We’ve seen a lot of devastation with Hurricanes Harvey and Irma, and of course New Orleans was hit badly by Katrina in 2005. How has the city changed since the hurricane, and what do you hope goes on in devastated areas after the recent storms?
In some ways, New Orleans — it’s a tricky thing to say out of context, but — we benefited from Katrina. It was horrible devastation and we lost many lives, and this is not to undermine that, but what it did was get a dialogue started about not only protecting our city, which I still think we can always do more of, but just how we value our heritage and the people who make up our city. Houston has been so badly devastated and it’s impossible when you’re in the throes of that to believe it will come back. But it will come back and it will come back stronger and better. People come together in times like this, and I’m sending all my prayers to those folks — it’s a horrendous nightmare to have to endure, but they’re going to get through it just like we did.
Did Katrina bring New Orleans together? Or is there something else about the city that represents unity?
In New Orleans, it’s all community. I mean, [the hurricane saw] people depending on each other to get through because that’s about all we had in the beginning. I have a project called The Musicians’ Village, which was done by me, Branford Marsalis and New Orleans Habitat for Humanity― raising money, volunteering and people giving very charitable contributions ― and now we have 80 houses and a state-of-the-art recording facility and community center right in the middle of the 9th Ward, which was the badly devastated part. That was done purely by community and we continue to do it based on the generosity of others. So, people like J.J. Watt who are doing amazing things — Houston is going to be fine and as much as the government is helping from what I see and read — I’m not privy to any inside information — all of that is in tandem with the incredible contributions being made by the citizens of our country and across the world.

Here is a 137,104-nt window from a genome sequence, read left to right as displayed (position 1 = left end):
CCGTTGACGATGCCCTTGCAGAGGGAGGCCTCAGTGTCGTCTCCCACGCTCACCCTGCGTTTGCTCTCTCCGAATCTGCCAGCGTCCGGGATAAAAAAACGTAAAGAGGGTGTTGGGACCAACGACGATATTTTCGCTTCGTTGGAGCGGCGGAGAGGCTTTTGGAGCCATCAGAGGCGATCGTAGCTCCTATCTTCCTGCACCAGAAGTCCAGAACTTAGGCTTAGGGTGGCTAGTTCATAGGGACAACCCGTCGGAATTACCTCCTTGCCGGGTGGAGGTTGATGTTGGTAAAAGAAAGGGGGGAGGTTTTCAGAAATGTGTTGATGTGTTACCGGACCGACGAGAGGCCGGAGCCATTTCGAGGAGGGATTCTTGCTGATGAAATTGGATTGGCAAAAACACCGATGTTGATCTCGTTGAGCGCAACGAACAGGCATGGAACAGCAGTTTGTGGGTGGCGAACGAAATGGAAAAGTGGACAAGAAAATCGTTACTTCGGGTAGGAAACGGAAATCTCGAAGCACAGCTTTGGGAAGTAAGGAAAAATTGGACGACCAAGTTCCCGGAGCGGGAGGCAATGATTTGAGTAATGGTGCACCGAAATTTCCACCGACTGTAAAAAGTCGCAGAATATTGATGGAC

Why or how do you think New Orleans defines America?
When you look at what America is, it’s a country full of immigrants. If you take exception to the Native Americans, everybody who lives here came here from somewhere else. What makes America unique is that it’s kind of the antithesis of the homogeneous society and, as great as some homogeneous societies are, there’s nothing that can replace a multicultural society. And New Orleans is probably the strongest example of that. The influences from Europe, from Africa, from the Caribbean, all blend together to form a culture that is like no other in the United States. If you think about all these great states and places and then you look at New Orleans, you realize, “What’s going on here?” I mean the music is completely different, the food is completely different, the people are completely different, and I say unquestionably — now they have some unique cities in this country, New York, the history is unbelievable, and San Francisco — but there’s nothing like New Orleans. I’d say, arguably, it’s the most unique city in the United States, for lots of reasons, and it’s a place I’m really proud to be from.